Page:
you,now?Thepigismildoftemperandrestrainedofspeech.Healwaysthinks
twice before he grunts. To those that use him gently the pig is friendly and
affectionate. Gratitude makes its home in that soft bosom. Well has the poet
sung:—
"Howrarerthanaserpent'stooth
Itistofindathanklesspig!
"Thepigdoesnotgrouchnorsnapnorstampuponthefeetofthedefenseless.
Finally and above all, he does not give way to useless tears and make red the
lovelypinknessofhisshapelynose.ProudamItobedubbedthePerfectPig."
"Oh!"saidthetearfuldamsel,andpotentialmurderinformedthemonosyllable.
"Seehere,"saidtheTyropersuasively:"tellme,whyareyousocrosswithme?"
"Becauseyoupitiedme."
"Anybodywould.Youlooksohelplessandmiserable."
"I'mnotmuh-muh-miserable!"
"Ibegyourpardon.Ofcourseyou'renot.Anyonecouldseethat."
"Iam.ButIdon'tcare.Iwon'tbepitied.Howdareyoupityme!Ihatepeople
that—thatgoaroundpityingotherpeople."
"I'llpromisenevertodoitagain.Onlysparemylifethistime.NowI'mgoingto
goawayandstopbotheringyou.Butifyoufindthingsgettingtoodullforyou
during the voyage, I'll be around somewhere within call. Good-bye, and good
luck."
Alittlehandwentouttohim—impulsively.
"I am sorry," came the whisper—it was almost free of tragic effect this time
—"andIreallythinkyou—you'reratheradear."
TheTyromarchedawayintherighteousconsciousnessofhavingdonehisfull
dutybyhelplessandunattractivegirlhood.Thegirlretiredpresentlytohercabin,
and made a fair start on her announced policy of crying all the way from
AmericatoEurope.When,however,theshipmetwithaplayfullittlecross-sea


andbegantobobbleandweaveandsplashaboutinthemannerofourtop-heavy
leviathans of travel, she was impelled to take thought of her inner self, and
presentlysoughtthefreshandopenairofthedecklestaworsethingbefallher.
Thereinashelteredangleshesnuggleddeepinherchair,andpresently,braced
by the vivifying air, was by way of almost enjoying herself. And thither fate
drovetheTyro,withrelentlesspurpose,intoherclutches.
With his friend Alderson, who had retrieved him late in the afternoon after he
had unpacked, the Tyro was making rather uncertain weather of it along the
jerkingdeck,whenanunusuallyabruptbuck-jumpexecutedbytheMacgregor
sent him reeling up against the cabin rail at the angle behind which the girl
sheltered.
"Let'sstophereforaminute,"pantedAlderson."Haven'tgotmysea-legsyet."
Therewasapause."DidIseeyoumakingyourselfagreeabletoayoungperson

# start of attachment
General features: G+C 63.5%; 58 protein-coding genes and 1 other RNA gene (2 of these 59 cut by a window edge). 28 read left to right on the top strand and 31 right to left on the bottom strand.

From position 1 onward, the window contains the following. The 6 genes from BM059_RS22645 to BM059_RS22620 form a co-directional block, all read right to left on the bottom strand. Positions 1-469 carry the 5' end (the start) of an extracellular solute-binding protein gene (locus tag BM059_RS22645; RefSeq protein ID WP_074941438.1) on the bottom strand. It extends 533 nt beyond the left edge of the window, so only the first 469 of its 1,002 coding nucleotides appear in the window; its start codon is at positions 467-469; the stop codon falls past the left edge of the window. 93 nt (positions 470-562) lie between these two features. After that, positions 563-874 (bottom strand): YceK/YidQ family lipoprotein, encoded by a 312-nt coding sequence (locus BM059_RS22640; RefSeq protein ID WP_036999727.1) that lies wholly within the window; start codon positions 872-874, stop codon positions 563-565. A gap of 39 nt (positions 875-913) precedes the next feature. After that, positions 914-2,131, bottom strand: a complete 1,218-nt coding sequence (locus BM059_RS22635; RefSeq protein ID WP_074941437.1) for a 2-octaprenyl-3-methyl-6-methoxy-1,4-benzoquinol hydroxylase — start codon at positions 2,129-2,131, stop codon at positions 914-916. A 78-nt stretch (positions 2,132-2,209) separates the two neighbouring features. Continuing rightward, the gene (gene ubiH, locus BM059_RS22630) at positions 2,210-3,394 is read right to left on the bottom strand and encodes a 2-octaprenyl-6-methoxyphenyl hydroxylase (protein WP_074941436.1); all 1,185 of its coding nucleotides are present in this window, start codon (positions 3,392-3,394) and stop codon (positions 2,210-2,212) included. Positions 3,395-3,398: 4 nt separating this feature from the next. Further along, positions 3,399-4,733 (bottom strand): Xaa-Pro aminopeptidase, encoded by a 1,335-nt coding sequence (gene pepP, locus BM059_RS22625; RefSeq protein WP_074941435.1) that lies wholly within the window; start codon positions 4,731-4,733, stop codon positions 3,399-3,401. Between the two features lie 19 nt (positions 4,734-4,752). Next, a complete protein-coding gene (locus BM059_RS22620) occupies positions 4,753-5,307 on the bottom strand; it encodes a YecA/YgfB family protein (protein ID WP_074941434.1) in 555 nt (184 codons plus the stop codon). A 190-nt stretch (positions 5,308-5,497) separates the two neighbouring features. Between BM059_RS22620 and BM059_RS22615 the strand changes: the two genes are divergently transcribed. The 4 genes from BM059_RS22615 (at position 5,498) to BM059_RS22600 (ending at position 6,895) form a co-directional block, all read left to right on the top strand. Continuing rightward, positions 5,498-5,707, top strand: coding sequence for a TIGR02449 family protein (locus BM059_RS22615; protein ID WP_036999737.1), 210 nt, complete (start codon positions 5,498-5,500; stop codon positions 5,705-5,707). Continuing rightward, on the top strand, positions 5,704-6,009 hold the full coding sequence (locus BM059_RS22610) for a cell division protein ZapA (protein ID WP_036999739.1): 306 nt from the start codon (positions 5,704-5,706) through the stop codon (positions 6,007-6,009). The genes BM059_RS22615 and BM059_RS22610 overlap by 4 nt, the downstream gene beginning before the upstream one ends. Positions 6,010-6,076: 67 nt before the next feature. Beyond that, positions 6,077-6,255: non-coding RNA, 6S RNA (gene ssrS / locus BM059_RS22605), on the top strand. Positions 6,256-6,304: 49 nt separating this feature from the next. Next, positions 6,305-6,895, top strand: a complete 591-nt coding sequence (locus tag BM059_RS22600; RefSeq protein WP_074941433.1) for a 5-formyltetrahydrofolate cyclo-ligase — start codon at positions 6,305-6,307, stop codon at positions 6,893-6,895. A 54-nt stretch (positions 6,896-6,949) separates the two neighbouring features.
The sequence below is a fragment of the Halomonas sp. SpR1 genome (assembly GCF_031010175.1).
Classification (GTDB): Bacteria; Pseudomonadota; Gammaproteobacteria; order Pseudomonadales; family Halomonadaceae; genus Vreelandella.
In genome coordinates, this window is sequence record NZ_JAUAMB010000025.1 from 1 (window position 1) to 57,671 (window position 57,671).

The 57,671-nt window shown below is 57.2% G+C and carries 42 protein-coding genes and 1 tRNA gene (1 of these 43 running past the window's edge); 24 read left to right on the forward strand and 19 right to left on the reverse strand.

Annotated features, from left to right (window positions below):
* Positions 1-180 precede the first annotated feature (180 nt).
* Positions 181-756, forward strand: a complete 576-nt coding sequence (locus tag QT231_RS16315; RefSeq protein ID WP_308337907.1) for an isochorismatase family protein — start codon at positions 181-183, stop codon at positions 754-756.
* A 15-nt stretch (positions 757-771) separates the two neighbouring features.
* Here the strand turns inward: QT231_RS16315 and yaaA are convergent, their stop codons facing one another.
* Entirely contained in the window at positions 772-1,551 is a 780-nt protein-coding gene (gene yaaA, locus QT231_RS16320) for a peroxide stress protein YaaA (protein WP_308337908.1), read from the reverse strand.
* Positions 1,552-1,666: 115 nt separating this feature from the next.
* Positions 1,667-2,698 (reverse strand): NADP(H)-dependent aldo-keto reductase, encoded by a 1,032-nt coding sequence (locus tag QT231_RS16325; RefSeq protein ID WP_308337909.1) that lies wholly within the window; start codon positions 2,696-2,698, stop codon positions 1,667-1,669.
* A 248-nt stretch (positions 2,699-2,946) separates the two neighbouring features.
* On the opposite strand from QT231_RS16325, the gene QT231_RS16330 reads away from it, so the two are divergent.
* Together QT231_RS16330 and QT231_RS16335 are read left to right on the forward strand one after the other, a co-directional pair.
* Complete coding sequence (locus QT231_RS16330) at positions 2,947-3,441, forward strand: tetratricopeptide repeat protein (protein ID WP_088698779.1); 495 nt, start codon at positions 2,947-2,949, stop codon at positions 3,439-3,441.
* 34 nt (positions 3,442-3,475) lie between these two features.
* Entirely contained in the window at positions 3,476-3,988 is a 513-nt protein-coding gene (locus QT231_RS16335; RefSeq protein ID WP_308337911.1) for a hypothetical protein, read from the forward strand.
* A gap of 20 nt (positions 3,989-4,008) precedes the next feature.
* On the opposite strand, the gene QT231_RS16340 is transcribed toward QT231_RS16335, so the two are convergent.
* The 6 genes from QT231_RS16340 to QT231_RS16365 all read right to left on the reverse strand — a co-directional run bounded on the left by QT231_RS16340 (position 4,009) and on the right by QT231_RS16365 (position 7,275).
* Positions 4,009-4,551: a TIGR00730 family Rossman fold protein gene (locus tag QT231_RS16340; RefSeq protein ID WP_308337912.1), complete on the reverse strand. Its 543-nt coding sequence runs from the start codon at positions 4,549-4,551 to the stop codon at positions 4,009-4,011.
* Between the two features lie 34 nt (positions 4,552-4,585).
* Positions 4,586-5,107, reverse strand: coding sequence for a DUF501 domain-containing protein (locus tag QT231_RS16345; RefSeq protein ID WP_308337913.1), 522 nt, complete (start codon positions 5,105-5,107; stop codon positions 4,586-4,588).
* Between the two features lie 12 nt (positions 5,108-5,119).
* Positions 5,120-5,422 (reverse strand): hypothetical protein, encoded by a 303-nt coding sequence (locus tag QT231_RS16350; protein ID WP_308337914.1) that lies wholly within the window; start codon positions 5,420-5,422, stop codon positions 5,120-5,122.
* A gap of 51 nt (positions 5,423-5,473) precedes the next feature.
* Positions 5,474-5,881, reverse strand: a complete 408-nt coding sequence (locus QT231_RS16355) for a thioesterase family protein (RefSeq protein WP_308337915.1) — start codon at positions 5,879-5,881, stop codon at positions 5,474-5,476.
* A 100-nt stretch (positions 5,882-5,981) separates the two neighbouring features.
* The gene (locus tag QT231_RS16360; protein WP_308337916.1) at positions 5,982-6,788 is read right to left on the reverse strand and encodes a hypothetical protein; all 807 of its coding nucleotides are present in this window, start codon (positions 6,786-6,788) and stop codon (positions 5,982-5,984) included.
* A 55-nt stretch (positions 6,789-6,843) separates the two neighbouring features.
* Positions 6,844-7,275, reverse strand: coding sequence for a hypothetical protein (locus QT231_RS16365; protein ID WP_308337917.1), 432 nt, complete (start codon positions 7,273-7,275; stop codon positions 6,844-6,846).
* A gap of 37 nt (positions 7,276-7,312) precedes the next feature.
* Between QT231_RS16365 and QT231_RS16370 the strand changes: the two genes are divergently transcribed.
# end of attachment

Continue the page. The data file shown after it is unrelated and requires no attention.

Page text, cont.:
ofthedangeroussexacoupleofhoursago?"
"Agreeable? Well, judging by results, no. I doubt if Chesterfield himself could
havemadehimselfagreeabletoLittleMissGrouch."
"MissWho?"
"Little Miss Grouch. Don't know her real name. But that's good enough for
descriptive purposes. She's the crossest little patch that ever grew up without
beingproperlyspanked."
"Wheredidyourunacrossher?"
"Oh, she wrecked my pet toe with a guillotine heel because I ventured to
sympathizewithher."
"Oh," commented the experienced Alderson. "Sympathy isn't in much demand
whenoneisseasick."
"Itwasn'tseasickness.Itwasweepsforthevanishedfatherland;suchblubbery
weeps!Poorlittlegirl!"musedtheTyro."Sheisn'tmuchbiggerthanaminute,
andsoforlorn,andsored-nosed,andsohomely,youcouldn'thelpbut—"
At this moment a drunken stagger on the part of the ship slewed the speaker
halfwayaround.Hefoundhimselflookingdownuponasteamer-chair,wherein
layabundleswathedinmanyrugs.Fromthatbundleprotrudedaveiledfaceand
theoutlineofaswollennose,abovewhichapairoffixedeyesblazed,dimmed
butmalevolent,intohis.
"Er—ah—oh,"saidtheTyro,movinghastilyaway."Ifyou'llexcusemeIthink


I'lljuststepovertherailandspeaktoafishIusedtoknow."
"What's the matter?" inquired Alderson suspiciously, following him. "Not
already!"
"Oh,no.Notthat.Worse.ThatbundlealmostunderourfeetwhenIspoke—that
wasLittleMissGrouch."
Aldersontookafurtiveglance."She'sallmummiedup,"hesuggested;"maybe
shedidn'thear."
"Oh,yes,shedid.Trustmyluckforthat.AndIsaidshewashomely.Andsheis.
Oh,Lord,Iwouldn'thavehurtherpoorlittlefeelingsforanything."
"Don't you be too sure about her being so homely. Any woman looks a fright
whenshe'sallbungedupfromcrying."
"What'sthedifference?"saidtheTyromiserably."Aprettygirldon'tliketobe
calledhomelyanymorethanahomelyone."
"There's where you're off, my son," returned Alderson. "She can summon her
looking-glassasawitnessinrebuttal."
"Anyway,I'veputmyfootinituptotheknee!"
"Oh, go up to-morrow when she's feeling better and tell her you were talking
abouttheship'scat."
"I'dshowbettersensebykeepingoutofherwayaltogether."
"You'llneverbeabletodothat,"saidthesea-wiseAlderson."Trytoavoidany